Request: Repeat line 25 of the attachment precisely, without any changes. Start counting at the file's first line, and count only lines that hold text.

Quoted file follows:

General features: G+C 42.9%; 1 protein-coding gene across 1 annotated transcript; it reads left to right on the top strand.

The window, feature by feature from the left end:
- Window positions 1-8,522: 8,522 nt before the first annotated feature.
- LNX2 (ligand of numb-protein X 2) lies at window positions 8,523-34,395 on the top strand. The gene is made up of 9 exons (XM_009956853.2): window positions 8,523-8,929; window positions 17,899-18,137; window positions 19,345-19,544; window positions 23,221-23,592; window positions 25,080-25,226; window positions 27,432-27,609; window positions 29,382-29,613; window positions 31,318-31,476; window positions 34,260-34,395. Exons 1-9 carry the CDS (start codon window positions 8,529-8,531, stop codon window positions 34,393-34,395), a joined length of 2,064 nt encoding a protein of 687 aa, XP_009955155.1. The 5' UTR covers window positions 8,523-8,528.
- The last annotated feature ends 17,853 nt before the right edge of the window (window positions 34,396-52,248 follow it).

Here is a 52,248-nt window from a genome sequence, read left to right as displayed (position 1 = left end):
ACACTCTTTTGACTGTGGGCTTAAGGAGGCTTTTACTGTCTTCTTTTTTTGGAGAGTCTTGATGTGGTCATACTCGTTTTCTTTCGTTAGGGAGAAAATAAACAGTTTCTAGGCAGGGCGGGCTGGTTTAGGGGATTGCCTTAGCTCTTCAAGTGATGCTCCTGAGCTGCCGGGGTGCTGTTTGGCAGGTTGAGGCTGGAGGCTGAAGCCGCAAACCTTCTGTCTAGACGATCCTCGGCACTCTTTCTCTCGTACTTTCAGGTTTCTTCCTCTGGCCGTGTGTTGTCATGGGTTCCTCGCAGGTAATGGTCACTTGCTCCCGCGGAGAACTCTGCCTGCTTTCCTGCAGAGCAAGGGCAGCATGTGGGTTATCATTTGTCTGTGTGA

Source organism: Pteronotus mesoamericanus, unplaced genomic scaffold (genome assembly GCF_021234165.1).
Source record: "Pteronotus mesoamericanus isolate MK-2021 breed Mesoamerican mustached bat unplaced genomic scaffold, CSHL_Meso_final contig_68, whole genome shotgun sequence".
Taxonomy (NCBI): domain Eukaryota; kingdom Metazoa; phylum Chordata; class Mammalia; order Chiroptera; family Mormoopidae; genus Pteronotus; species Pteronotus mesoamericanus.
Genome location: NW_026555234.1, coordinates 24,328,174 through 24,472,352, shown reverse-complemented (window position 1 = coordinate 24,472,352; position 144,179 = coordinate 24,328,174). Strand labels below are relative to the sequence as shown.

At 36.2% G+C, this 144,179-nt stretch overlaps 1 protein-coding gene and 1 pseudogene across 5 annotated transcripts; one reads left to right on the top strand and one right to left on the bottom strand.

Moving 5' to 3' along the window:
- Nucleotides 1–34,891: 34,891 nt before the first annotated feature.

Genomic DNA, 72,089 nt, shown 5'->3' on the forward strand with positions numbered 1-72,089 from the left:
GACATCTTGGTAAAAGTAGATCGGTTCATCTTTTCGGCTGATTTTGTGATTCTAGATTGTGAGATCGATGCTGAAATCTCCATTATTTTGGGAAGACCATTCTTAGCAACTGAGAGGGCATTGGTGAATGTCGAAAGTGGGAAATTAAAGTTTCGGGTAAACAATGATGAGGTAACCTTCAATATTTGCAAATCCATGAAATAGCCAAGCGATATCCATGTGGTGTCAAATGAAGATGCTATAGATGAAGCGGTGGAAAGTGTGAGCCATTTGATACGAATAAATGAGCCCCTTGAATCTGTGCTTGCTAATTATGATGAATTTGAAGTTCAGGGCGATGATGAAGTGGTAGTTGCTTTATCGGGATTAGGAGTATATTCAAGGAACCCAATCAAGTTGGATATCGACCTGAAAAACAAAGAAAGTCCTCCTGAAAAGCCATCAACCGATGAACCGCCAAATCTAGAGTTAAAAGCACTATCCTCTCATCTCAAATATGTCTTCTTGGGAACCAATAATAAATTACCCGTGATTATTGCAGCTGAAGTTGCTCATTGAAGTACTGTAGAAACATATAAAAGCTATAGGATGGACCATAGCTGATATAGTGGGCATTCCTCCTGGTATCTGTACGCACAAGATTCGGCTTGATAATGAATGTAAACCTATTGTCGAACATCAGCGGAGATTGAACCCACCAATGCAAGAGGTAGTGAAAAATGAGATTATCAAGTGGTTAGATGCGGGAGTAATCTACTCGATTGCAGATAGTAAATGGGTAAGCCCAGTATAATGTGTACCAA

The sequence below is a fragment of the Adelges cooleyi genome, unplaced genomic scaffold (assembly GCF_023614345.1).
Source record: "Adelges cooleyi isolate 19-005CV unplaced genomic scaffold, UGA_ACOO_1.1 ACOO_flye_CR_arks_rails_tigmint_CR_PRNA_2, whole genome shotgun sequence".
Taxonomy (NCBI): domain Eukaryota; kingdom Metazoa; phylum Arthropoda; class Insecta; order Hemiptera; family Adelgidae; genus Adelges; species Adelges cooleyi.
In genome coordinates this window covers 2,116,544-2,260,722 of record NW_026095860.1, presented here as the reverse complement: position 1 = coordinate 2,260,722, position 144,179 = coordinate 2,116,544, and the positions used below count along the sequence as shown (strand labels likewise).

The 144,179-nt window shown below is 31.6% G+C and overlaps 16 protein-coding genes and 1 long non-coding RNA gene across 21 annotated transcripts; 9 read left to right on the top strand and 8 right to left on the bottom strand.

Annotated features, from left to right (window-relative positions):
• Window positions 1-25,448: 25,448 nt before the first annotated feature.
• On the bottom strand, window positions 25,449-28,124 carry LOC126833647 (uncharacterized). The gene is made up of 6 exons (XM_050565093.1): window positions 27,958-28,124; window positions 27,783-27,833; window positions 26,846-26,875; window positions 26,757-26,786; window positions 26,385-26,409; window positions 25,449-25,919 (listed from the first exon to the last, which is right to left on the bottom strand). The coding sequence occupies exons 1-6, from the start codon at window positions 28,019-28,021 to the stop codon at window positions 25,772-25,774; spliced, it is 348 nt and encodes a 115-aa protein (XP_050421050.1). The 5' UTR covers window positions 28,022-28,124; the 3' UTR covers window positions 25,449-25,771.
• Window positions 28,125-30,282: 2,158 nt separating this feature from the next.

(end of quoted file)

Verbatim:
• Window positions 28,125-30,282: 2,158 nt separating this feature from the next.